What time is Earth Day?

Earlier this month, in the midst of being informed it was “National Grilled Cheese Day,” I remember thinking, “Why so many national days? Why can’t it just be Friday?”

Some days are worth remembering, but other days, not so much.

To be clear, know that I, too, love a well-made grilled cheese sandwich. It’s a well-known fact of life that everyone must always know where they can get a grilled cheese sandwich. It’s a constant. It shouldn’t be limited to just one day.

Sadly, it is. In some groups (vegans and the lactose intolerant), it might not be known at all.

While it may remain unknown for those concerned with dairy products, branding a day in such a way for the rest of us not only burdens the "cause" you’re advocating, but also contradicts the message it’s trying to spread.

It simplifies it and reduces it to an irrelevant and dismissive level. If anything, the only effect National Grilled Cheese Day had on me was to not eat one.

Apply that to Earth Day (April 22), and you may say the same thing.

Out of 365 days a year (and an extra day every four years), we “remember” and take time out of our day to consider the planet we call home.

Some plant trees. Some throw the “recyclable” trash in the “blue” waste bucket. Is this enough? Does it even make a difference?

If it’s anything like the loss of appetite I suffered regarding melted cheese sandwiched between two great big slices of Texas toast, then the odds that anyone actually cares for or is affected by Earth Day (in its desired capacity) don’t look good either.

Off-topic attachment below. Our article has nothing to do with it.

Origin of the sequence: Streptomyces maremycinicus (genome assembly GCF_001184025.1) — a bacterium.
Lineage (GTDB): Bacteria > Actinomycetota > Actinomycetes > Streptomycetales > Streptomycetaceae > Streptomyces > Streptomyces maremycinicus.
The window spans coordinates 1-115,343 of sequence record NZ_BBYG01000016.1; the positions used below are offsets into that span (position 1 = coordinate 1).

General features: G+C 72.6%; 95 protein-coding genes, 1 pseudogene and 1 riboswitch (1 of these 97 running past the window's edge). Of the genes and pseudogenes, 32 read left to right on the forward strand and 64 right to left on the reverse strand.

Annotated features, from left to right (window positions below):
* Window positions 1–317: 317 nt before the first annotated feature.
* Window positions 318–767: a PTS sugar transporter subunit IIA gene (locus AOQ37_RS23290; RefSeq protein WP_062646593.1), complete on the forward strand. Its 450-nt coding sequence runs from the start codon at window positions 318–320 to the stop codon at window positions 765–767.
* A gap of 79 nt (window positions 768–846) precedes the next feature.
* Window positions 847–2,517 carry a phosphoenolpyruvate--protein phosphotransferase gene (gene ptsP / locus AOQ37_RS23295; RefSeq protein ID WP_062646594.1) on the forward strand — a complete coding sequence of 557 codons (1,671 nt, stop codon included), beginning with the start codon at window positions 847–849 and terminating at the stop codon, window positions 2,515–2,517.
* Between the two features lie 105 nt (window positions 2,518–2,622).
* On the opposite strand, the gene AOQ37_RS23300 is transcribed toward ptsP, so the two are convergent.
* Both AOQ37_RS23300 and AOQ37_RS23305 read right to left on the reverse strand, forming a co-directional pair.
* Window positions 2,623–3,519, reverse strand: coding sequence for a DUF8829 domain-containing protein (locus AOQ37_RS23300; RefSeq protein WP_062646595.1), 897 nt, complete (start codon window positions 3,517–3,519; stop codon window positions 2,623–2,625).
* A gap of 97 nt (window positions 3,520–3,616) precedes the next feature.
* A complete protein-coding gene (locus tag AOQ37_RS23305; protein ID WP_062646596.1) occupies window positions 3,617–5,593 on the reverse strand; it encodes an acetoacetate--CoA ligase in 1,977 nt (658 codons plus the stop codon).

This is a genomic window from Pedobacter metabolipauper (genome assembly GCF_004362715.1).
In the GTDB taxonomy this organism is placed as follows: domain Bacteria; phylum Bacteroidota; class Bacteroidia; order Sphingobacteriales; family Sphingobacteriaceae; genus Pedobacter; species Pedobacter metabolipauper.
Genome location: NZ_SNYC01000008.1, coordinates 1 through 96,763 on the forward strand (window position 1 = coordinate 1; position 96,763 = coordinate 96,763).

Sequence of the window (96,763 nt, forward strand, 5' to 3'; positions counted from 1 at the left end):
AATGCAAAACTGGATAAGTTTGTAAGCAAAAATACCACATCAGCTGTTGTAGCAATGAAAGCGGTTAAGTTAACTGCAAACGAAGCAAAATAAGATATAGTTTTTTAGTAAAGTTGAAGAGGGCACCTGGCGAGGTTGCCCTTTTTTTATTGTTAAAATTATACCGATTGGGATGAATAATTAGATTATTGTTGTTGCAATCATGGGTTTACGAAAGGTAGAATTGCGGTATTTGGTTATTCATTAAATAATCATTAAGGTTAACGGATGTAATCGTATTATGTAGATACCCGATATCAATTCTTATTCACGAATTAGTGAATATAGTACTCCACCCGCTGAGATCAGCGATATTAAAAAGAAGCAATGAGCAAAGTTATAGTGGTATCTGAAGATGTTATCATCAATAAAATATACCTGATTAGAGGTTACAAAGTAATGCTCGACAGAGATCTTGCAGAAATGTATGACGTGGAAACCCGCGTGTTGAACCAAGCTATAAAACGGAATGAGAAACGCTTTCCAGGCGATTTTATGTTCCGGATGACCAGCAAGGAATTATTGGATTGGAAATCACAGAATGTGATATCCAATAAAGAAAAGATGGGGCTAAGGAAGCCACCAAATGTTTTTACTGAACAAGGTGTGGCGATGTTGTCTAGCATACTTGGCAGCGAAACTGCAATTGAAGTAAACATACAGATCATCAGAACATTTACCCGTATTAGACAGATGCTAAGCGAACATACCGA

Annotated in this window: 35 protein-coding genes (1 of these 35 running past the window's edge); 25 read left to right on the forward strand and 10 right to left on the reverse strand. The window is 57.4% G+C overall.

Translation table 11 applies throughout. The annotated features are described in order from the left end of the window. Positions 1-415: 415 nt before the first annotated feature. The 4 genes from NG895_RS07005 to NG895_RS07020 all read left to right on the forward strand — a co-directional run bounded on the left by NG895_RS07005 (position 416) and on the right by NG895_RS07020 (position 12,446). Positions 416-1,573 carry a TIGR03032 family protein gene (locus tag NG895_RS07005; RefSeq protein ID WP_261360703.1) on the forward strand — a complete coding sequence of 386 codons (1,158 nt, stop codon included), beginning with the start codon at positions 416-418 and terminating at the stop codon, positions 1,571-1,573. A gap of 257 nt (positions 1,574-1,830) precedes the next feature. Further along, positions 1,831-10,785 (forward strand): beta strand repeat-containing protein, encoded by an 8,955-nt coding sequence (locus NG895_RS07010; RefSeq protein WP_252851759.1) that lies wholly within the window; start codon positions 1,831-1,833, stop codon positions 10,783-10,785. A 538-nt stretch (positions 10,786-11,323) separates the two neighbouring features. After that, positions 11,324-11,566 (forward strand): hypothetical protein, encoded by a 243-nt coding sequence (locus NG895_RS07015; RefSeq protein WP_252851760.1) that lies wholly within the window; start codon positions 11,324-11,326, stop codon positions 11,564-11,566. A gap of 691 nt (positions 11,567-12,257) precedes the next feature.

Apathy toward both holidays — National Grilled Cheese Day and Earth Day — highlights a significant flaw in how we’ve been going about things for far too long.

The Earth quite literally deals with both life and death and should garner more respect than the above average and simple courtesy we show it during Earth Day celebrations once a year.

And no, your “garden” of herbs isn’t enough either.

No one is immune to this. My venus fly trap, Wyctor, contributes nothing to society. It’s all about me; it’s all in vain. He and I both know it.

As disgusting as it is to quote Shakespeare (whether accurately or not), is it “much ado about nothing” to discuss what Earth Day has inevitably become? Just another tedious task — on a Monday, no less?

According to the “About Us” portion of the Earth Day Network, very little has been accomplished since the 1970s when Earth Day originated. We’re still “slurping leaded gas through massive V-8” vehicles. Conversations about the environment are either blindly refuted — and evidence and alternatives to the contrary not even addressed or acknowledged — or are overly dramatized to elicit an emotional connection.

Earth Day should be embraced on a global scale and more importantly on a global level, “universal” even, not a singular day or isolated moment.

It’s going to take more than electric cars and trees in urban areas to make a difference. We’re going to have to start being nice to one another and be willing to work together — all the while refraining from littering.

If not, Earth will have the last laugh.


Reach the columnist at jbfortne@asu.edu or follow him at @JOMOFO40


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